Gardens: of the Cross Timbers: From the Swiss Alps into the North Sea

Becky Emerson Carlberg

The Rhine River flows through five countries. As we floated down the Rhine, our next stop was Speyer, Germany. The Jewish community thrived for hundreds of years in Speyer. They were allowed to hold certain jobs such as bankers, physicians, lawyers, teachers and rabbis. During the black plague in 1349, after the community was wiped out a smaller version was re-established. The Jewish population ebbed and flowed until it disappeared in 1940. In the 1990s the community once again returned. The Mikveh is an archeological heritage site still in existence. The baths were consecrated in 1104 using groundwater in cleansing rituals. A series of stone steps took you down to the water’s edge.

Speyer Christmasmarkt.

The Christmas market opened at 11 am. Ornaments, spiced wine, even deer and wild boar meats were for sale. No time to spare, the buses whisked us to the boat docked in Worms. Once all were aboard, the longship sailed to Rudesheim.

To properly prepare us for Rudesheim, a demonstration on how to make Rudesheim coffee took place in the lounge. This is no ordinary coffee. Caramelize Asbach brandy (Asbach is a mellow, dark amber colored German brandy with spicy fruity overtones) and sugar in a large metal spoon over low flame until the sugar has dissolved and the mixture is bubbling. Pour into a small coffee cup. Add strong coffee. Top with whipped cream. Drink.

The ship docked at Rudesheim. A little road train took several of us over bumpy streets to Breuer’s Rudesheimer Schloss. We were treated to regional Hesse foods of potato soup, Riesling wines, rye bread, pork, mashed potatoes, cooked cabbage, strong schnaps and apple pie while listening to live music.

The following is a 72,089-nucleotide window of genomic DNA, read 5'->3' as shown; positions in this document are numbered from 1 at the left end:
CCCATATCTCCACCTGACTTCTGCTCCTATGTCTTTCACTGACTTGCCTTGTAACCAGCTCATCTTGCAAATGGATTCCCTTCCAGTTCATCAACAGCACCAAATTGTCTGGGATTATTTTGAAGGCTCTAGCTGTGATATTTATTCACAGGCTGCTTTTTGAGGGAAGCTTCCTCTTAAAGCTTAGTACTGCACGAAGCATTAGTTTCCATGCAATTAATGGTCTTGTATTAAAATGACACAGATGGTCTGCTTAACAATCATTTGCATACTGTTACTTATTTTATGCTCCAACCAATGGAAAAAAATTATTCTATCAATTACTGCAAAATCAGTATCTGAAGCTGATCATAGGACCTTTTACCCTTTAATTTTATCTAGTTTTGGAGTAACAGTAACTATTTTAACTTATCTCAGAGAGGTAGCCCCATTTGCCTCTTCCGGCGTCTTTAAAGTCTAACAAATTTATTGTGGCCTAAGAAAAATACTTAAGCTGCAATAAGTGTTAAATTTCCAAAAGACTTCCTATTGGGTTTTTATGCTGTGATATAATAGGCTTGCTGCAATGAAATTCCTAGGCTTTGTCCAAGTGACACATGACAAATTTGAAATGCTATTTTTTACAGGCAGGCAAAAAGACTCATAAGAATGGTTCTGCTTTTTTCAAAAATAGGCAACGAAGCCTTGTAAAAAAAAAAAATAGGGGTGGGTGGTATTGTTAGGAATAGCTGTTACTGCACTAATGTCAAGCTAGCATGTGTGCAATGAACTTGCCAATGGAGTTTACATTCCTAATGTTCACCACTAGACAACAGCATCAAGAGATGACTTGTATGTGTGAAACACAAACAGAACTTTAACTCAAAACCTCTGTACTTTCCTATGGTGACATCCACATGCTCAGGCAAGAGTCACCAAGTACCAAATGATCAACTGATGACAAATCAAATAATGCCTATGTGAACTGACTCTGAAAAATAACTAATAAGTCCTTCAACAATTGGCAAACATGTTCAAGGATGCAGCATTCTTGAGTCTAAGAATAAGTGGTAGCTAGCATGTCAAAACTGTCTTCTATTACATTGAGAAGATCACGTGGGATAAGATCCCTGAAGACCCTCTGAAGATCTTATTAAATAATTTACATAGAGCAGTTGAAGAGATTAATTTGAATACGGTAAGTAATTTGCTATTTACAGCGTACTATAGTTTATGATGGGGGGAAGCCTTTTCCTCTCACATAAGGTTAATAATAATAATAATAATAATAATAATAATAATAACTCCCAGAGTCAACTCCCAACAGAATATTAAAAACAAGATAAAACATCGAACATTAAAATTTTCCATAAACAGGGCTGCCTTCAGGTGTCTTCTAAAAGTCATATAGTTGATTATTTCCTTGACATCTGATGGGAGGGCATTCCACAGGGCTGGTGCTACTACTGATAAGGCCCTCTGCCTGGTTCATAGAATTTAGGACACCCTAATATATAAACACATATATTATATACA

Seven cruise ships had docked in our harbor that night. The Hindenburg railroad bridge lay in ruins just past the boat. Built in 1911, the bridge was deliberately destroyed in 1945 by the Wehrmacht. Large sections were still strewn across the ground, but a large fence kept the public out.

Over forty castles line the middle Rhine. Some are in ruins while others have been renovated and turned into hotels, museums, restaurants or private homes. Ehrenfels Castle, 13th century, is surrounded by ancient vineyards. The 12th century Stahleck Castle was attacked frequently during the 17th century wars before being left in ruins for 237 years. In 1909 it was rebuilt and now houses a youth hostel. Ehrenbreitstein Fortress stands above the convergence of the Rhine and Moselle Rivers. Built by the Prussians, it was at one time the strongest fortress in Europe.

Our longship, the Viking Einar (Norse warrior who died in battle and went to Valhalla) arrived in Koblenz. We took the cable car up to the Fortress of Ehrenbreinstein. Cold and windy. “John Humphry”, aka Andreas the actor from northern Germany, led the tour. He pointed out Prussian military fortifications and dry moat while speaking in excellent British English. The view from the top was spectacular.